Indoor Ice Arenas
The first recorded episode of illness among children skating in a Minnesota ice arena was reported in 1966 when girls, ages 7-11 years old, developed headaches and nausea while figure skating. It was at this time that widespread use of machines with internal combustion engines to resurface and maintain ice began.
Each indoor ice arena is required to be certified by MDH and those with internal combustion engines need to monitor and document carbon monoxide and nitrogen dioxide concentrations in the arenas. All arenas are required to maintain acceptable air quality in their arena buildings at all times they are open to the public.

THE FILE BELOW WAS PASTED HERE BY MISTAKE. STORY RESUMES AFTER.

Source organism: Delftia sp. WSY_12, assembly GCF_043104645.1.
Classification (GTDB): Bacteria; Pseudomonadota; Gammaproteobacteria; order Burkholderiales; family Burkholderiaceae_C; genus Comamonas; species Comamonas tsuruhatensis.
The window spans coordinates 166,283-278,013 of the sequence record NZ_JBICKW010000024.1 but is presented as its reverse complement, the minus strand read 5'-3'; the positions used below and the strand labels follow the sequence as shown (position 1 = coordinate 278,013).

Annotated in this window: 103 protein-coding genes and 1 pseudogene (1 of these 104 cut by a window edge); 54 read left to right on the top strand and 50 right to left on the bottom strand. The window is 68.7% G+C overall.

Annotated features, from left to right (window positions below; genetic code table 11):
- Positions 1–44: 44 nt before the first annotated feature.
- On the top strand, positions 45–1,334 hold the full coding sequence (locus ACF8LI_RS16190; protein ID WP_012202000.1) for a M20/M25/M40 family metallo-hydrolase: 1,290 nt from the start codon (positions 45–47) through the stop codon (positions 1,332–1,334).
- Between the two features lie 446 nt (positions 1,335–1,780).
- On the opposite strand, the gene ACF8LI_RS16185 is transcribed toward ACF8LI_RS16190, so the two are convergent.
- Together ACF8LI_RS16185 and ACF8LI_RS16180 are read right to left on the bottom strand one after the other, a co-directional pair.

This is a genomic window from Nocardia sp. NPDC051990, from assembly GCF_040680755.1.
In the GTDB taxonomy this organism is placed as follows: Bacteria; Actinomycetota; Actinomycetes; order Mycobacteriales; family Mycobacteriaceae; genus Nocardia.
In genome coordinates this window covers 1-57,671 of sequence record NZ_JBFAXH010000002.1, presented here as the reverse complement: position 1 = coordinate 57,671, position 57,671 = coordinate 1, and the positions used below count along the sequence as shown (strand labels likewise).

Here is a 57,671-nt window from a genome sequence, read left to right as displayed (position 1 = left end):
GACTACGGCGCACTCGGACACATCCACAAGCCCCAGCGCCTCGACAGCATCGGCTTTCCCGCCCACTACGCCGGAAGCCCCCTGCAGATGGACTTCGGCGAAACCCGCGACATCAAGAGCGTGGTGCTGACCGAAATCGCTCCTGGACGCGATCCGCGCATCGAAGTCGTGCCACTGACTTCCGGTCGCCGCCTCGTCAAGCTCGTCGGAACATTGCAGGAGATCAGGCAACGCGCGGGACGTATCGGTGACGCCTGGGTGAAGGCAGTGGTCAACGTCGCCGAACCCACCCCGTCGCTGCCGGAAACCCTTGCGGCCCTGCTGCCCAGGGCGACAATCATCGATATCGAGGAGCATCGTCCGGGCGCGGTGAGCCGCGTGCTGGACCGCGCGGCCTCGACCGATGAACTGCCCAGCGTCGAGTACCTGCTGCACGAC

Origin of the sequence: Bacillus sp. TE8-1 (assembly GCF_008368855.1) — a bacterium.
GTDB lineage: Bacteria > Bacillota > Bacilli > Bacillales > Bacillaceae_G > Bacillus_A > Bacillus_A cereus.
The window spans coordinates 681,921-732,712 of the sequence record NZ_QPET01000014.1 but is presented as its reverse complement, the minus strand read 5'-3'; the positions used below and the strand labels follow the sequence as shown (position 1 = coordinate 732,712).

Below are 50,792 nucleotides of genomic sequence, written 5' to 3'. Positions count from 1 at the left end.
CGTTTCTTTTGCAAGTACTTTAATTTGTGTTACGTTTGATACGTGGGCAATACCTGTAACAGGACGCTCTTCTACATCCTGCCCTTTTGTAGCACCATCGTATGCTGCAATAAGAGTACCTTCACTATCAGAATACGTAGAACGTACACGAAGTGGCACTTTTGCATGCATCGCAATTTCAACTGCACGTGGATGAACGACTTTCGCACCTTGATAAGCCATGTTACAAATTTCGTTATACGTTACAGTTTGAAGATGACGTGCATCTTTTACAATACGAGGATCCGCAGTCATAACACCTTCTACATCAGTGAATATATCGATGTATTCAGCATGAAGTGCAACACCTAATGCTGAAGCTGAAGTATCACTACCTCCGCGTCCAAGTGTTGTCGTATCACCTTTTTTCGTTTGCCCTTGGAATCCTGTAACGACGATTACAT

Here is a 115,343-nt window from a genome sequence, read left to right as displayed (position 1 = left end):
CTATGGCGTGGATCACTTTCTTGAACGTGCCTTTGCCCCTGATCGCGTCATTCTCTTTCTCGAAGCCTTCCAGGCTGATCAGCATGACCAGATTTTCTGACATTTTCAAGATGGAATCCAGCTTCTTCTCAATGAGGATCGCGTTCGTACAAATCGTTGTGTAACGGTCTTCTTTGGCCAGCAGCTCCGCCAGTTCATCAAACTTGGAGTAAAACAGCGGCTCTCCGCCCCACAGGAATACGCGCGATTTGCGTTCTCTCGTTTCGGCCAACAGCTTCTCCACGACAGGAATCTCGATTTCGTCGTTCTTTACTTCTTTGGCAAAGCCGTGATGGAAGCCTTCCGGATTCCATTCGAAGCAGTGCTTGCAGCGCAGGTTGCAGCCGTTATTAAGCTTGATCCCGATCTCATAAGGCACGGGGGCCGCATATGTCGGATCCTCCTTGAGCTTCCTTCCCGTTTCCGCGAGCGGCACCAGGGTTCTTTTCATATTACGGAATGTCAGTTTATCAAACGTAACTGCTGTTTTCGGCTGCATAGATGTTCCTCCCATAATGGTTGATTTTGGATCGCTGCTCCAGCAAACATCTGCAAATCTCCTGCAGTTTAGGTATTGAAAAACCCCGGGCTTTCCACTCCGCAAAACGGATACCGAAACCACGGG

- Key Changes to Ice Arena Rules (PDF)
- Acceptable Air Quality Measuring Devices (PDF)
- Indoor Ice Arena Corrective Action Flow Chart (PDF)
- Indoor Ice Arena Evacuation Procedure Flow Chart (PDF)
- Other Fuel-Burning Equipment Notifications and Measurement (PDF)
- Arena Application (PDF)
- Ice Arena Exceedance Report (PDF)
- Ice Arena Log of Air Quality Testing (PDF)
- Ice Arena Training Acknowledgement (PDF)